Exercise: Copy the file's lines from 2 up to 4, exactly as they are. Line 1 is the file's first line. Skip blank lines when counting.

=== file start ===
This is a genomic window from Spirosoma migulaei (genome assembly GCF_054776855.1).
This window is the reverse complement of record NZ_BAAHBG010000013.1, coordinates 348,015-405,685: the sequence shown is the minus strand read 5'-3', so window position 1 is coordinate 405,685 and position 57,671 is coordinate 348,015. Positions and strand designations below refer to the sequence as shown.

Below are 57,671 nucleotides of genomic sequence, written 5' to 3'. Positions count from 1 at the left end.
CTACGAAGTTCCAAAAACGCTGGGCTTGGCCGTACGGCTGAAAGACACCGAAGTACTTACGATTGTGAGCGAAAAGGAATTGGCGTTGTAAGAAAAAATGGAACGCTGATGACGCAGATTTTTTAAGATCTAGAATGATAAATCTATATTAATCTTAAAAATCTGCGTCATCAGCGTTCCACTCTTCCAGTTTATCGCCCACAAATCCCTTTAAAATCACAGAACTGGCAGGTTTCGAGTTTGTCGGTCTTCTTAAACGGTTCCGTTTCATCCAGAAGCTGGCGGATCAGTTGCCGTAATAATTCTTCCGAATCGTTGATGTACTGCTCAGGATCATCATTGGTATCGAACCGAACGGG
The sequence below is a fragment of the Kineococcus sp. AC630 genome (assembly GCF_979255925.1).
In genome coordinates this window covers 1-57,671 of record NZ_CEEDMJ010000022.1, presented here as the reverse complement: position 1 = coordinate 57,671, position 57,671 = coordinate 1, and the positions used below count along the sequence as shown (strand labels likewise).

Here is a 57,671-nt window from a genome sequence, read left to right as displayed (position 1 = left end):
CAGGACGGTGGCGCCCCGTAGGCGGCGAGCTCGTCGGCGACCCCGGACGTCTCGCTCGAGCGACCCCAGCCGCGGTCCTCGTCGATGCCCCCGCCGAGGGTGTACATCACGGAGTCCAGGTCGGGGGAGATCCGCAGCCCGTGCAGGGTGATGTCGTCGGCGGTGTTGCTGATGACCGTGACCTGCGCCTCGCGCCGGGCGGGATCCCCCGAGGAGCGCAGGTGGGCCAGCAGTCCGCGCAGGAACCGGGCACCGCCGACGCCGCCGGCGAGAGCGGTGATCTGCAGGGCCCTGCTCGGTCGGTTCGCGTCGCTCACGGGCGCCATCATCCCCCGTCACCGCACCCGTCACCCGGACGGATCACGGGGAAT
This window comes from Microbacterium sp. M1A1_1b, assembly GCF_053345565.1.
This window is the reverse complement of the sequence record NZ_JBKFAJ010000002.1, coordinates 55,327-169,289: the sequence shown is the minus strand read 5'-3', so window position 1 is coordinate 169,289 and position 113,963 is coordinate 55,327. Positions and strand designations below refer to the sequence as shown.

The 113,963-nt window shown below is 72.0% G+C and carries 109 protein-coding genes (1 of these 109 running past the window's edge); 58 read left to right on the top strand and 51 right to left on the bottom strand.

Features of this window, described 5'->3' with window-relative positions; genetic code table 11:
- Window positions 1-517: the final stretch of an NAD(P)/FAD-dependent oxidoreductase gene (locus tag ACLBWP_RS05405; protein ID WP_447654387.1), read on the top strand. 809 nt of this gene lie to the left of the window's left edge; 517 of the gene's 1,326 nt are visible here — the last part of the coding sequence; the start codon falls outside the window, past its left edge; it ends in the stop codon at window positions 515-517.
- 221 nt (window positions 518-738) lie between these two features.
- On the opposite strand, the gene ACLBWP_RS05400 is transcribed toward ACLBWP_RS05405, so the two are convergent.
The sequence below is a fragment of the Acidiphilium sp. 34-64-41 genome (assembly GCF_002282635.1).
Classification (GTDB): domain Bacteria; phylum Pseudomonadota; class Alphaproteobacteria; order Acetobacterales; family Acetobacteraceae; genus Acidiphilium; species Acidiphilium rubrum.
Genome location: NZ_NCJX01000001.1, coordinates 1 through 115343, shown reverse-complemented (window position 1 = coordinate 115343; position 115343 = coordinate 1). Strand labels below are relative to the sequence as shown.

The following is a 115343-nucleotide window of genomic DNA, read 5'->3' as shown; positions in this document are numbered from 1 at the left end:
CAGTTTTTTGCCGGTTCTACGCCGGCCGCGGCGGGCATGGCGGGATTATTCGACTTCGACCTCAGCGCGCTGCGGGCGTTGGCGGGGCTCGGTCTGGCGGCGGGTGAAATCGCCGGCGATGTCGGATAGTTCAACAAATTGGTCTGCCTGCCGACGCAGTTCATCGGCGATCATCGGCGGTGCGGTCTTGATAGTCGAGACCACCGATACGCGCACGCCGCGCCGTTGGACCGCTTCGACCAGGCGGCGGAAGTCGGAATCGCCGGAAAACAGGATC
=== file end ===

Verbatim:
This window is the reverse complement of record NZ_BAAHBG010000013.1, coordinates 348,015-405,685: the sequence shown is the minus strand read 5'-3', so window position 1 is coordinate 405,685 and position 57,671 is coordinate 348,015. Positions and strand designations below refer to the sequence as shown.

Below are 57,671 nucleotides of genomic sequence, written 5' to 3'. Positions count from 1 at the left end.
CTACGAAGTTCCAAAAACGCTGGGCTTGGCCGTACGGCTGAAAGACACCGAAGTACTTACGATTGTGAGCGAAAAGGAATTGGCGTTGTAAGAAAAAATGGAACGCTGATGACGCAGATTTTTTAAGATCTAGAATGATAAATCTATATTAATCTTAAAAATCTGCGTCATCAGCGTTCCACTCTTCCAGTTTATCGCCCACAAATCCCTTTAAAATCACAGAACTGGCAGGTTTCGAGTTTGTCGGTCTTCTTAAACGGTTCCGTTTCATCCAGAAGCTGGCGGATCAGTTGCCGTAATAATTCTTCCGAATCGTTGATGTACTGCTCAGGATCATCATTGGTATCGAACCGAACGGG